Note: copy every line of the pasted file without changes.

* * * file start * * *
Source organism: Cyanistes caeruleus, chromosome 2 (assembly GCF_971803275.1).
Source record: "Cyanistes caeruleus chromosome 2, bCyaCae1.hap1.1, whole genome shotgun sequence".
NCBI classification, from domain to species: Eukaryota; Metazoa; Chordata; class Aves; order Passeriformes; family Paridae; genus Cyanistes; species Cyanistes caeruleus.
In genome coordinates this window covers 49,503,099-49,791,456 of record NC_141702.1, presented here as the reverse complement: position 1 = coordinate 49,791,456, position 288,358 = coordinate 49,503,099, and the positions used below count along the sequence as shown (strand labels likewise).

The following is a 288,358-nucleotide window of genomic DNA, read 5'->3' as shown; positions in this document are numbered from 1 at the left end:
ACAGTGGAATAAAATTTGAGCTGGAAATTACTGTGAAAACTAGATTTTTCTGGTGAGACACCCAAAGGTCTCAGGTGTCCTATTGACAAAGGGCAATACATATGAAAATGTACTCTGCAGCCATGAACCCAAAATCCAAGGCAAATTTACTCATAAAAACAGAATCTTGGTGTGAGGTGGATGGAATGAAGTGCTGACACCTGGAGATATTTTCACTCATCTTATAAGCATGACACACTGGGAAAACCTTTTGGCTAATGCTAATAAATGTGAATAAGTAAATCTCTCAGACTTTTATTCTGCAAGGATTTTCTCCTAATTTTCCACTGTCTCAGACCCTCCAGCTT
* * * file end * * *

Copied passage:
Source organism: Cyanistes caeruleus, chromosome 2 (assembly GCF_971803275.1).
Source record: "Cyanistes caeruleus chromosome 2, bCyaCae1.hap1.1, whole genome shotgun sequence".
NCBI classification, from domain to species: Eukaryota; Metazoa; Chordata; class Aves; order Passeriformes; family Paridae; genus Cyanistes; species Cyanistes caeruleus.
In genome coordinates this window covers 49,503,099-49,791,456 of record NC_141702.1, presented here as the reverse complement: position 1 = coordinate 49,791,456, position 288,358 = coordinate 49,503,099, and the positions used below count along the sequence as shown (strand labels likewise).

The following is a 288,358-nucleotide window of genomic DNA, read 5'->3' as shown; positions in this document are numbered from 1 at the left end:
ACAGTGGAATAAAATTTGAGCTGGAAATTACTGTGAAAACTAGATTTTTCTGGTGAGACACCCAAAGGTCTCAGGTGTCCTATTGACAAAGGGCAATACATATGAAAATGTACTCTGCAGCCATGAACCCAAAATCCAAGGCAAATTTACTCATAAAAACAGAATCTTGGTGTGAGGTGGATGGAATGAAGTGCTGACACCTGGAGATATTTTCACTCATCTTATAAGCATGACACACTGGGAAAACCTTTTGGCTAATGCTAATAAATGTGAATAAGTAAATCTCTCAGACTTTTATTCTGCAAGGATTTTCTCCTAATTTTCCACTGTCTCAGACCCTCCAGCTT